So I applied for a job role with another company, went through the interview stage and was then contacted by said company and told they wished to make me an offer. The representative from the company went through the details (pay, bonus etc.) And left it with me. I contacted them back asking if the pay could be increased, they went away and came back and offered what I was asking for. I then asked what the next steps would be. They stated it would be to get a formal written offer over to me which I would sign and return. I asked if the written offer would contain all the terms and conditions etc. Associated with the role, as the phone conversations to date had really only covered the outline of pay, bonus, allowances etc. I asked the person to send across a written offer for me to consider. I haven't yet received this written offer but I have been thinking about nothing else and whether or not I have made a mistake and actually want to leave my current employer and go to this new one. I am worried that I have committed myself to something I can now not get out of. Can anyone advise if I can still decline the role after asking for a written offer to be sent to me? I am not so bothered about the morality of it or anything, but the legal. I have obviously not handed my notice in or anything with existing employer. I appreciate it may affect my rep with the new employer for a while, but I feel it needs to be the right decision to go...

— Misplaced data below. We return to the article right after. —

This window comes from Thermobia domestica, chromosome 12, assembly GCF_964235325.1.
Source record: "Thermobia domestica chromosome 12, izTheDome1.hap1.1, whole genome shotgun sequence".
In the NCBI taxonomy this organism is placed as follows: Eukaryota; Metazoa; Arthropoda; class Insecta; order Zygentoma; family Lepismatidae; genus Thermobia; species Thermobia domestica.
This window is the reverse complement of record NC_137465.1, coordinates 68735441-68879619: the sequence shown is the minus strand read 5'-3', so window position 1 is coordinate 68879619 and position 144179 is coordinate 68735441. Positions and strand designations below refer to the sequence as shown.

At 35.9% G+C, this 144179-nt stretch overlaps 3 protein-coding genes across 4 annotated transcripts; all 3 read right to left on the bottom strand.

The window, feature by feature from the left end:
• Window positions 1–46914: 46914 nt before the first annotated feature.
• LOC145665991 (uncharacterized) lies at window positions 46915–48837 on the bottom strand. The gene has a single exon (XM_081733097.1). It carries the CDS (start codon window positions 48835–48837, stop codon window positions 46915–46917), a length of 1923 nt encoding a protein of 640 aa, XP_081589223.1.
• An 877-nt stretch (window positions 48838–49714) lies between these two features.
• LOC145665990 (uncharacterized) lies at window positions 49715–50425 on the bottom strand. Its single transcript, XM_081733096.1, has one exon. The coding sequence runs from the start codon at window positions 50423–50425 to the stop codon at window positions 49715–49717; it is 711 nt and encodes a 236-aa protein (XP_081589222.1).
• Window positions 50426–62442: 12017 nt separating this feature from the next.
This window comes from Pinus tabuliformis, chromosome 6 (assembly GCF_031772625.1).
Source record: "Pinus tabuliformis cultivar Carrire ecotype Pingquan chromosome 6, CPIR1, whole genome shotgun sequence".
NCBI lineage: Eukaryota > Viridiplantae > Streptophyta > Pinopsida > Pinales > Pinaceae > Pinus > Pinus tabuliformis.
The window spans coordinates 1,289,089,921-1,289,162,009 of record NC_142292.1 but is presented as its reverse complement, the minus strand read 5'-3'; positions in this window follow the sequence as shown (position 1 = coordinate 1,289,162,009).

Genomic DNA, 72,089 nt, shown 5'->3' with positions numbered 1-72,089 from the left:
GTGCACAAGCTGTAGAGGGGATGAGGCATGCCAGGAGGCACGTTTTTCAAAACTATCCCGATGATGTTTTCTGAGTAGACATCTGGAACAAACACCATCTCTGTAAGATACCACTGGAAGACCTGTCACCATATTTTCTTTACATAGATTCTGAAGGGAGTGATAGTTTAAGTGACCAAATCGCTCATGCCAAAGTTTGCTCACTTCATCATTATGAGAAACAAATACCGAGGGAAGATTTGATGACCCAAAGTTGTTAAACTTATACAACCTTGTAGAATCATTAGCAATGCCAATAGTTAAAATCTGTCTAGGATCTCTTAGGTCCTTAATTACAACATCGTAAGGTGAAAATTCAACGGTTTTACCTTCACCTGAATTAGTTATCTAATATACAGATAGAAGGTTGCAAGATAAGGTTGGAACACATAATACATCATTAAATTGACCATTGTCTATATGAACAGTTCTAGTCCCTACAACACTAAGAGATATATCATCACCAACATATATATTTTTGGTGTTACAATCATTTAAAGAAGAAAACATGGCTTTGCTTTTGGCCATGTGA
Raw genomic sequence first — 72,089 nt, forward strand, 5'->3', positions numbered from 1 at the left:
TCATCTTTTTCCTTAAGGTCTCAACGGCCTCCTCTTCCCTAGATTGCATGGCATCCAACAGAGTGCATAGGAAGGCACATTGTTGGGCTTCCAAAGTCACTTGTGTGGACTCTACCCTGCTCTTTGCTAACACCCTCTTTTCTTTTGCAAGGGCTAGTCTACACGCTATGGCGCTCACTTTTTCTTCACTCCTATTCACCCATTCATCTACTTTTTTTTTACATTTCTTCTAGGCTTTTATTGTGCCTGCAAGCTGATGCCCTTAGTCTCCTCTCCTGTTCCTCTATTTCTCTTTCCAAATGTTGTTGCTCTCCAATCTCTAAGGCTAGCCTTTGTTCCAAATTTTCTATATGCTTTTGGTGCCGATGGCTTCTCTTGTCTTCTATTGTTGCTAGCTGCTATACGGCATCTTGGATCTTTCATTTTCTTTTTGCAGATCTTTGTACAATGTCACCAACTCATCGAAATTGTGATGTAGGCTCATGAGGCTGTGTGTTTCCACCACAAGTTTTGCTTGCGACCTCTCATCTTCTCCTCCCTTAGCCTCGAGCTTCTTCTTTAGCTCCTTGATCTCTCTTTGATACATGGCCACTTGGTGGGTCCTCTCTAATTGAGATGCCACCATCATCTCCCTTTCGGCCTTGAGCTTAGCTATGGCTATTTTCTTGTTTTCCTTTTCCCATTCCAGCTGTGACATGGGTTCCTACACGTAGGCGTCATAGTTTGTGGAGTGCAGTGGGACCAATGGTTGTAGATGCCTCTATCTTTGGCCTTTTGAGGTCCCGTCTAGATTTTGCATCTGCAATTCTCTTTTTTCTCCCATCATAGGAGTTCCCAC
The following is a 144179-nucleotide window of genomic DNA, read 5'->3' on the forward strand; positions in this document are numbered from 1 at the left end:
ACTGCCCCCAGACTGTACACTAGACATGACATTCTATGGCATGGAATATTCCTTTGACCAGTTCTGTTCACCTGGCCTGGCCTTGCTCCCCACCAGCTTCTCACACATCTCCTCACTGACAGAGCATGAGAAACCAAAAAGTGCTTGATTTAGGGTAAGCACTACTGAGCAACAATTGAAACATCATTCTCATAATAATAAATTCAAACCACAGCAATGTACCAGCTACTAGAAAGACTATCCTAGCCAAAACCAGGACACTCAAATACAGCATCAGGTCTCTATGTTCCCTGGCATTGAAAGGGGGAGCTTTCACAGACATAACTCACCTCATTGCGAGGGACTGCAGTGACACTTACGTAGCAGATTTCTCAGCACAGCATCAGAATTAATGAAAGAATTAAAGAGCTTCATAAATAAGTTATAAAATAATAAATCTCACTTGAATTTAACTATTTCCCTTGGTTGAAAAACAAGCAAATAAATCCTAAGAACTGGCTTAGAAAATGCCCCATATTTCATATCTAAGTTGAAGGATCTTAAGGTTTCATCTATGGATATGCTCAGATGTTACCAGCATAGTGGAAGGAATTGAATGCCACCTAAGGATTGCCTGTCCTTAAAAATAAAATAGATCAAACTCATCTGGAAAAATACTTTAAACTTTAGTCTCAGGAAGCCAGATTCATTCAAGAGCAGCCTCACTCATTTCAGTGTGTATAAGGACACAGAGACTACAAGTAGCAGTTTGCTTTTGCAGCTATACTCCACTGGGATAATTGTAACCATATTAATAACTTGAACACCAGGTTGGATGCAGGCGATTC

• 2
    They don't own you. If you want to decline their offer then decline it.
    – joeqwerty
    Commented Nov 10, 2023 at 21:59

2 Answers 2


You can leave a job or withdraw an application at anytime.

I would personally wait until you have the written offer in front of you - then review all the terms.

If you don't wish to proceed, then the easiest option is to find a term in the contract and say that it doesn't sit right with you and you are withdrawing.

Alternatively, if you have decided you don't want to change jobs - simply call them up or email them and let them know you've had a change in circumstances and you are withdrawing your application.

Business will grumble a bit - but it happens and they understand it.

  • While I agree that reviewing the terms before accepting or declining the offer is the wise approach, I don't agree with giving reasons or justifications for declining an offer. I don't owe anyone an explanation and I don't need to justify or verbalize my reasons. "Thank you for your offer, but I've chosen to decline." is more than sufficient.
    – joeqwerty
    Commented Nov 11, 2023 at 18:46

An offer, either verbal or written, is precisely that - an offer - and you're not under any obligation until you formally accept it. For all you know, there might be unacceptable terms tucked away in the fine detail which you might want to negotiate away or walk away from entirely.

Of course they may be upset if you do walk away, but far better done at this stage than after you've accepted and they have started making preparations for your arrival (including turning away other candidates).

Having said that, there was clearly something not right in your current employment that brought you to this point. It would certainly be wise to wait for the written offer to arrive, and take the time to look hard at yourself, your motivations, what you want from your ideal job, and whether you could improve your current position, before making a decision that is harder to back out of.

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